by Jerry ElengicalJun 15, 2022
Interacting with Paolo Casati, who runs his concept and communication design studio from Milan, was akin to unnerving the very pulse of the city that gets throbbing from the time Milan plays host to Salone del Mobile.Milano and its various other design districts for a full week. The anticipation for the eponymous week and preparations to host it following over two years of lockdown-induced delays began well into the beginning of the year, with press offices buzzing with projects, and Milan itself donning a new energy. While the realm of Italian architecture, especially modern, has been of particularly noteworthy interest, with Milan as its fulcrum, the urban reformation of sorts that Milan undergoes in the wake of Salone is an entirely interesting phenomenon to be witness to. Along the same vein, and through the course of this conversation, one can only arrive at a rather naturalistic, tacit conclusion. The man at the helm of such projects as Fuorisalone and Brera - given the sheer scale and scope of them - must harbour an immense love and an unparalleled understanding of the city and its functionings. Through compressing the city’s nexus to districts, streets, crevices, to even individual showrooms and galleries, the pulse of Milano, as I mentioned earlier, is revealed to be a dynamic one, and a constant presence with Casati in formulating these expansive programs.
Two things in particular stand out among this years' offerings from Fuorisalone, and especially so from the Brera Design District. The first could rather widely be applied to the entire fair too, as Salone wholly embraced the digital revolution that took place while a percentage of the global populace was locked up. The opening up of interactive phygital paradigms in even how the exhibits came to be created, and not just displayed, meant the heralding of an exciting space for Salone and the design world. The second would be the Fuorisalone Award, debuting this year, serving as a people’s choice, and a gesture of gratitude to everyone investing in the global event. All this, and much more about what makes this year’s edition particularly special, the genesis of Fuorisalone and Brera Design District, the significance of the design world coming together again, new paradigms explored by Salone, and the hybrid future in our exclusive interview with Paolo Casati.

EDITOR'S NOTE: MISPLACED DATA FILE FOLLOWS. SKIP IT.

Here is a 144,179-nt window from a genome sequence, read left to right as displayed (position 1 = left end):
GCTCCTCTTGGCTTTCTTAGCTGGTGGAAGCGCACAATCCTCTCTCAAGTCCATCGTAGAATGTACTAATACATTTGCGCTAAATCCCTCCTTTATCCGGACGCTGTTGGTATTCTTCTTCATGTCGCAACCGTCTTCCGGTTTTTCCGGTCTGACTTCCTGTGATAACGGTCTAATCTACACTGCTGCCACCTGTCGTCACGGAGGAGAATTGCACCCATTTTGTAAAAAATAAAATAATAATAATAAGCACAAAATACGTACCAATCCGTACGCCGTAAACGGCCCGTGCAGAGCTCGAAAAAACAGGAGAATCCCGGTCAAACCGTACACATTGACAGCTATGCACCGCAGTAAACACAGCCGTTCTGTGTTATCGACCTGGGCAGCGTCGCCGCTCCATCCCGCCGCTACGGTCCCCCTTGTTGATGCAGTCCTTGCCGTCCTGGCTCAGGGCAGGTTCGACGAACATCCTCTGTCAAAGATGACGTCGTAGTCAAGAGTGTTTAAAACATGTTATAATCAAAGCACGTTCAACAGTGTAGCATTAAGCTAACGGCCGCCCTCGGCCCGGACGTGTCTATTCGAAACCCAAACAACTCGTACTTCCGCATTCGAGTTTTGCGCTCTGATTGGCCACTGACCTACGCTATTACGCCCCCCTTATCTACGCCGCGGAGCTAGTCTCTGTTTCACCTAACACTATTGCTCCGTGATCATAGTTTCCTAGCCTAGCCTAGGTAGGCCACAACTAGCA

Anmol Ahuja: What would you say is the most special thing about returning to a full-scaled Milan Design Week, and in particular Fuorisalone and Brera Design District this year?
Paolo Casati: We are at our fifth edition in 24 months – we started with Fuorisalone Digital in June 2020. In a moment of great bewilderment caused by the pandemic, we thought about how to change our point of view on the project by investing, as much as possible, on our digital side. And from that moment on, we have never stopped.
For us, the coming Design Week represents the end of a journey and the beginning of a new cycle, in which Milan, with the Salone del Mobile and the Fuorisalone, confirms its world leadership by proposing a model that, while returning to the physical, in-person full-scale event, integrates digital in its various forms, expanding its audience even further. At the centre of the projects and installations of the Fuorisalone, and in particular of the Brera Design District, is the theme of sustainability, implied in all its aspects and forms, with a new awareness that allows us to go beyond the logic of greenwashing by proposing tangible projects and solutions.
We expect to go back to meeting people, reactivate relationships, and share experiences with the city and the many events as a backdrop. Digital allowed us to keep the interest alive and allow business to develop, but our world is made up of relationships that only the Milan Design Week can generate.
Anmol: You share a very intrinsic relationship with the city of Milan. How does that love formulate into Fuorisalone and the Brera district?